USTRANSCOM Supports Evacuation of 124K People in Historic Airlift

Oct 5, 2021 | Defense Transportation Journal, DTJ Online

The final weeks of operations in Afghanistan were marked by an airlift operation the Commander of US Transportation Command (USTRANSCOM), GEN Stephen R. Lyons, USA, characterized as “herculean.” The final hours were no less herculean.

Under the cover of darkness, the last C-17 carried the acting US Ambassador to Afghanistan, Ross Wilson, who had overseen clearance of hundreds of thousands of Afghans evacuated alongside American citizens, and the last US service member, MG Chris Donahue, USA, the Commanding General of the 82nd Airborne Division and commander of ground operations in Afghanistan.

“A short time ago, the last US C-17 departed Kabul marking our departure from Afghanistan and the end of the contested phase of this historic operation, the largest non-combatant evacuation operation [NEO] airlift in history,” said Lyons. “The United States is the only nation capable of rapidly deploying forces and providing non-stop airlift operations at this scale.”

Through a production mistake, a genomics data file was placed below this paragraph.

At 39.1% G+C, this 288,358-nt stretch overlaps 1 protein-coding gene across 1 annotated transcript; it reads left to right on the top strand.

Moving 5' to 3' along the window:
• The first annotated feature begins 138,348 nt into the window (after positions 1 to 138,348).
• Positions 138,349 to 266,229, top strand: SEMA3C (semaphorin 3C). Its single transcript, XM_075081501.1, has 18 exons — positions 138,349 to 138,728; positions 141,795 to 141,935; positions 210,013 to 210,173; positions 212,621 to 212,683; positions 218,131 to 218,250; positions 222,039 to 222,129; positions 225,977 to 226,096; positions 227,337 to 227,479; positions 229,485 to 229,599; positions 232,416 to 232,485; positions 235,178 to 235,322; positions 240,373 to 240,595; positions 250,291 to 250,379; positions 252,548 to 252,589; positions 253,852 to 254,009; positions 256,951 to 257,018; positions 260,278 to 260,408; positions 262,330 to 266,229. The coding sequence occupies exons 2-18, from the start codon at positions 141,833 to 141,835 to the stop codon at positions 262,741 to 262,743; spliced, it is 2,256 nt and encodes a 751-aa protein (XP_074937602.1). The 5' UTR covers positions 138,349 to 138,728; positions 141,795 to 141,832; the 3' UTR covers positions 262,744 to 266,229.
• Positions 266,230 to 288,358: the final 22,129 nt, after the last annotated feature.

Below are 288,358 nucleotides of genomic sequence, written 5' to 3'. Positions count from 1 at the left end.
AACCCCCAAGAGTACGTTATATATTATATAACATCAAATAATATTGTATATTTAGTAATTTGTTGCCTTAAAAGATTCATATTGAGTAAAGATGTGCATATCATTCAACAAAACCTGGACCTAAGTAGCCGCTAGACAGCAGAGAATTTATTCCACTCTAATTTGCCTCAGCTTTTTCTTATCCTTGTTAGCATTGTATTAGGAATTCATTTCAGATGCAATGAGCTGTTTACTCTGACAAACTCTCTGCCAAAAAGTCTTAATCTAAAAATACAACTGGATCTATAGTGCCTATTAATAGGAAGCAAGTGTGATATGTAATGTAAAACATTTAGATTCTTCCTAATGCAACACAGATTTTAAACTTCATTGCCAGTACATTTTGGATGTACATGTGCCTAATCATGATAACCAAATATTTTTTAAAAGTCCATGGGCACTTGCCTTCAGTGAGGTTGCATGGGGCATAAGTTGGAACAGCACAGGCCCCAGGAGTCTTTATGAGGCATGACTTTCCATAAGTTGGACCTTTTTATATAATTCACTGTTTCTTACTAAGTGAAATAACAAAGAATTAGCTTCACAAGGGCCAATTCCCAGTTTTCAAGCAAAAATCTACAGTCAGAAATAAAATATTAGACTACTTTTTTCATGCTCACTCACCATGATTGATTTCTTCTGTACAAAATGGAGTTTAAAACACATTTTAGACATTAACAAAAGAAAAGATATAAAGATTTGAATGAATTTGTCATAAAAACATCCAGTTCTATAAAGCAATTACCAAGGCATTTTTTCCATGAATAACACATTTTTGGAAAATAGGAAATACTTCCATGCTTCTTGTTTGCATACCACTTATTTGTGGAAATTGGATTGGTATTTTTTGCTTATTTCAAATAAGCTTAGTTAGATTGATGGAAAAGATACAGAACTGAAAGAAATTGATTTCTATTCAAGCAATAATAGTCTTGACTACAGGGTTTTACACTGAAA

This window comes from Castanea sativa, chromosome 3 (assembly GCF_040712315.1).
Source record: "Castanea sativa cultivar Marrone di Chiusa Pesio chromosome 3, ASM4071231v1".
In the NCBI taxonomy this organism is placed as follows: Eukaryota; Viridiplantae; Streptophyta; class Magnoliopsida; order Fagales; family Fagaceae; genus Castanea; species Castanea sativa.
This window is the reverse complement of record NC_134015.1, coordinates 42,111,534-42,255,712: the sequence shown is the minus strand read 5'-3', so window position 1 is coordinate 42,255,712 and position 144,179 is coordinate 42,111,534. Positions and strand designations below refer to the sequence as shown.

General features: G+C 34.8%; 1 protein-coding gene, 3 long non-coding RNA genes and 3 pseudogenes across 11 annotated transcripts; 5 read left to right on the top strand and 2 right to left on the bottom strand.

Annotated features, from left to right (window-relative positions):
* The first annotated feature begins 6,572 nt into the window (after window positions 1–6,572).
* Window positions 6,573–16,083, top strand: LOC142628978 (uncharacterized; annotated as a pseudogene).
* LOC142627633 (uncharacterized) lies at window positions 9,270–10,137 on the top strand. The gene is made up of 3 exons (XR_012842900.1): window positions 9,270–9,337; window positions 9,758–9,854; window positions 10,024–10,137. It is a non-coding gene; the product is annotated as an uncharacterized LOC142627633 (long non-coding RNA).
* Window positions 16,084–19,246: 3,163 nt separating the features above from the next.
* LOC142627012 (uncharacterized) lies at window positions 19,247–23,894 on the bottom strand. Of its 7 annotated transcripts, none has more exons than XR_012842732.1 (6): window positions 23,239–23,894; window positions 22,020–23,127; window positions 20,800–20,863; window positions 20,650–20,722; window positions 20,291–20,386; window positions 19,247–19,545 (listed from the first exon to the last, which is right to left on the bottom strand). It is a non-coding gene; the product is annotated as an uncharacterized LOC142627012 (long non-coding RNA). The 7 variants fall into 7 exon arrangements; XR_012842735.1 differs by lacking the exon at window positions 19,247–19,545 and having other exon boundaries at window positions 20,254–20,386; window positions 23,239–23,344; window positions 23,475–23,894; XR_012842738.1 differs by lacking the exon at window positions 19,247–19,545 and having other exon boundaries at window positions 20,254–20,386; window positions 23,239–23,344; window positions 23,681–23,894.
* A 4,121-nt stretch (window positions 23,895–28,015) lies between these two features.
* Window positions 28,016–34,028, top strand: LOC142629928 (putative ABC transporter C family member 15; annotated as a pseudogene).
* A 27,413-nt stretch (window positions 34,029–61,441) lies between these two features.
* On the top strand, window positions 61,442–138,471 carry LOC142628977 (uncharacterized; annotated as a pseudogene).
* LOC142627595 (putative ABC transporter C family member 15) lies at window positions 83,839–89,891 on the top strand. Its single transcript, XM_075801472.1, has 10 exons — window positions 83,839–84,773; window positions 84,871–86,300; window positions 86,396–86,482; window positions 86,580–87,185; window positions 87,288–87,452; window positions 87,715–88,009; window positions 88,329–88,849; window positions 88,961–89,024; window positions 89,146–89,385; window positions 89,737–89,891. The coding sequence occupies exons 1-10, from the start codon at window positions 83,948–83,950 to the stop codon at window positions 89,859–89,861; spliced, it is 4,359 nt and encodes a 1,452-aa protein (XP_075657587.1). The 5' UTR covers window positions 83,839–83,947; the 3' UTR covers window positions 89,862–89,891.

It was just 17 days earlier that USTRANSCOM had moved additional military forces into Afghanistan to secure the airport. Shortly after arrival, USTRANSCOM’s air component, Air Mobility Command, positioned a large fleet of aircraft in US Central Command (CENTCOM) and began flying what would become a historic, round-the-clock, strategic airlift operation across three continents.

Securing the Airport: Evacuations Begin
The USTRANSCOM team was key in moving forces into Kabul to secure the airport, including a contingency response group specialized in airport operations—air traffic control, runway management, loading of aircraft, and maintenance—all equipped to operate in a hostile environment.

“From the time USTRANSCOM received orders to commence deployment, initial force elements critical to securing HKIA [Hamid Karzai International Airport] were airborne in less than three hours. We immediately commenced NEO operations and continued around-the-clock over the last 17 days to assist with the safe evacuations of over 120,000 people,” said Lyons.